Early voting for the May 15th primary election is underway in Nebraska, but for some state voters mailing their ballot has become the norm.
The early voting period for the primary election began Monday. Secretary of State John Gale reminds voters they can vote early either by mail or in person at their county election offices.
In addition, Gale has authorized 19 more precincts in the state to become all mail-in precincts, increasing the number in Nebraska to 44. That still is only a small percentage of the precincts in the state. Nebraska has 1,450 precincts statewide.
“We haven’t made a lot of progress in that direction, but more and more county officials are seeing the benefit, both in terms of reducing cost as well as convenience for those voters in rural precincts,” Gales tells Nebraska Radio Network.
The state legislature approved all mail-in voting for counties with populations of 10,000 or fewer residents. The largest number of mail-in voting precincts is located in Cherry County, the huge, rural, sparsely populated county in northern west-central Nebraska. Registered voters in those precincts will be mailed ballots that must be returned by the time the polls close on the 15th of May.
Other deadlines loom for the primary election. Mail-in voter registrations must be postmarked by April 27, according to the Secretary of State’s office. Citizens have until April 27th to register to vote in the primary election at state agencies and at motor vehicle offices. The deadline is 6pm on May 4th to register in person at county election offices. That deadline also includes updating addresses or changing political party affiliations.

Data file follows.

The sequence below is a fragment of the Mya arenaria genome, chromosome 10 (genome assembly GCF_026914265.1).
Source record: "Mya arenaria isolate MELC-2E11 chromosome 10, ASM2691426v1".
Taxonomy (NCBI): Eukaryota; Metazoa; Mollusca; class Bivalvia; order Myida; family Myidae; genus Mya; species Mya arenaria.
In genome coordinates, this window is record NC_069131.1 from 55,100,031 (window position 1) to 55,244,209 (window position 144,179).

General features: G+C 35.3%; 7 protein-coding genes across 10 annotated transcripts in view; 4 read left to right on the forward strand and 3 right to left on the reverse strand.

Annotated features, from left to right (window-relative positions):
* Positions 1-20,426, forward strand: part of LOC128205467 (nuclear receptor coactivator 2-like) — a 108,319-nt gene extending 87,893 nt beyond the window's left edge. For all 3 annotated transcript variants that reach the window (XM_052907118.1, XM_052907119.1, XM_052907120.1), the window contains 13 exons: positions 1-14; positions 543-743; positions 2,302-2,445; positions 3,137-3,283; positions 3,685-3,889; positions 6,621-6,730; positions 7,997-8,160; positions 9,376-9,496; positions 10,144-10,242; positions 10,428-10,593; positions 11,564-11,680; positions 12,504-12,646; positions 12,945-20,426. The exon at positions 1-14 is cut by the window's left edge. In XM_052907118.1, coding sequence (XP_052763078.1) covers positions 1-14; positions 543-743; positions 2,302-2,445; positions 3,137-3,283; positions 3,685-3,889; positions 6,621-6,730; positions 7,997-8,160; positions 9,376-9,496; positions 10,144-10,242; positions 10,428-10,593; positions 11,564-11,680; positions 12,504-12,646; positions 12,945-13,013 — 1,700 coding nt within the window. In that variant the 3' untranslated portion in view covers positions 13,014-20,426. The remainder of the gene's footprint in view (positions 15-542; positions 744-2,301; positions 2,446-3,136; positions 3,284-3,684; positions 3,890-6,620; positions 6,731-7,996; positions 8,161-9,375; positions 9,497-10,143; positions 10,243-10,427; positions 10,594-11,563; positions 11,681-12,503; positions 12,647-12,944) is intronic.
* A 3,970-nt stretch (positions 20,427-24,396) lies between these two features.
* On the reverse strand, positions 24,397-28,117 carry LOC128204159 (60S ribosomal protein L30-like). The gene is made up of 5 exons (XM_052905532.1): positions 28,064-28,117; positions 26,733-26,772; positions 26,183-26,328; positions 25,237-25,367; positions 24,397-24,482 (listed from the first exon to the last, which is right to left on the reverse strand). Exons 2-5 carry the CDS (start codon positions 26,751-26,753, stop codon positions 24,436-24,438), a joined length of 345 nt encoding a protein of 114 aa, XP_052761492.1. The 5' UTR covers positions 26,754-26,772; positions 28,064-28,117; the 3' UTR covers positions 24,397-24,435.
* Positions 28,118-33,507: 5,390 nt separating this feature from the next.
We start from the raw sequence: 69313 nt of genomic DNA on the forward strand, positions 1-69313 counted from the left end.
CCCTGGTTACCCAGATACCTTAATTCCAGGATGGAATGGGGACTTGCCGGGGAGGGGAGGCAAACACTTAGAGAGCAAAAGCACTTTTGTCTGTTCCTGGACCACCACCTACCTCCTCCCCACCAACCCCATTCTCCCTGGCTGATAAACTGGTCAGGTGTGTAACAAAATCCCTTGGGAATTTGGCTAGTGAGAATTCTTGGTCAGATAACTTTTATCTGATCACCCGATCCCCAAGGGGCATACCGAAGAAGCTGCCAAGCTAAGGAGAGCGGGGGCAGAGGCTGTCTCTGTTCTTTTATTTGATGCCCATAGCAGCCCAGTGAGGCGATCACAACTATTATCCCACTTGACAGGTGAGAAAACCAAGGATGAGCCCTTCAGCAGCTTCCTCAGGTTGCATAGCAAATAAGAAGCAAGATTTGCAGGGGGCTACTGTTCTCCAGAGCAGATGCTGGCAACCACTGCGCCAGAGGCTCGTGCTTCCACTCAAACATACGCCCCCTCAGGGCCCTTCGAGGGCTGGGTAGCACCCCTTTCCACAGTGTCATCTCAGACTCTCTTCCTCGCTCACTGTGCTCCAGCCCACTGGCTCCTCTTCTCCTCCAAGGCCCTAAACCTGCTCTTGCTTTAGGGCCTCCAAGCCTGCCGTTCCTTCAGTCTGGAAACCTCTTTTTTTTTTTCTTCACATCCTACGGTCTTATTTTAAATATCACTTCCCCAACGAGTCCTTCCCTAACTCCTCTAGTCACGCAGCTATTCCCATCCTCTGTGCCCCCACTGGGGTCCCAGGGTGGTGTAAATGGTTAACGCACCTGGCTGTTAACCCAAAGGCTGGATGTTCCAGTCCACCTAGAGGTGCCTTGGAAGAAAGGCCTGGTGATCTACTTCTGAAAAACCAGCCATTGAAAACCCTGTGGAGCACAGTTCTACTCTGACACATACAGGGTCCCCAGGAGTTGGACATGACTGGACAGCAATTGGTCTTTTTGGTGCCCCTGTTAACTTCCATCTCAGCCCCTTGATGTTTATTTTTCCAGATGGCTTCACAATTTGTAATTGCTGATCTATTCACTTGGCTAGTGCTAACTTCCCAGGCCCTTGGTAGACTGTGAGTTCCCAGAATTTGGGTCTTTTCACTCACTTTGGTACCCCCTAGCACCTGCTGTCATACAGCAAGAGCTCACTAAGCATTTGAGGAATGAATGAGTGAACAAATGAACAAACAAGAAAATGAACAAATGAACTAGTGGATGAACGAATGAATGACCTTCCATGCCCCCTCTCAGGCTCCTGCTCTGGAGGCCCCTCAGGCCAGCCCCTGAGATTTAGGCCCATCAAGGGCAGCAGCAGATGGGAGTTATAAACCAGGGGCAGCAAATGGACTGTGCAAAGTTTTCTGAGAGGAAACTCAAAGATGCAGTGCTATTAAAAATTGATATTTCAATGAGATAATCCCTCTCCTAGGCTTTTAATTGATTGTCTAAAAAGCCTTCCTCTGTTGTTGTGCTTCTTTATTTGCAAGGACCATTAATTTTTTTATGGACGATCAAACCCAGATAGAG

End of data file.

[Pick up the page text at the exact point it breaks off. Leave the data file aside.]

Requests for early-voting ballots mail-in ballots for the primary can be made until 4pm on May 9th, according to the Secretary of State. Early voting ballots must be returned by the time the polls close on the 15th.
Gale expects more interest than usual in this primary election, because of the Republican primary for United States Senate. He says that race should attract not just Republican, but independent voters.
If you have questions, you can go online at the Secretary of State’s office by clicking here or you can call the office at (402) 471-2555. Your county election office can also answer questions.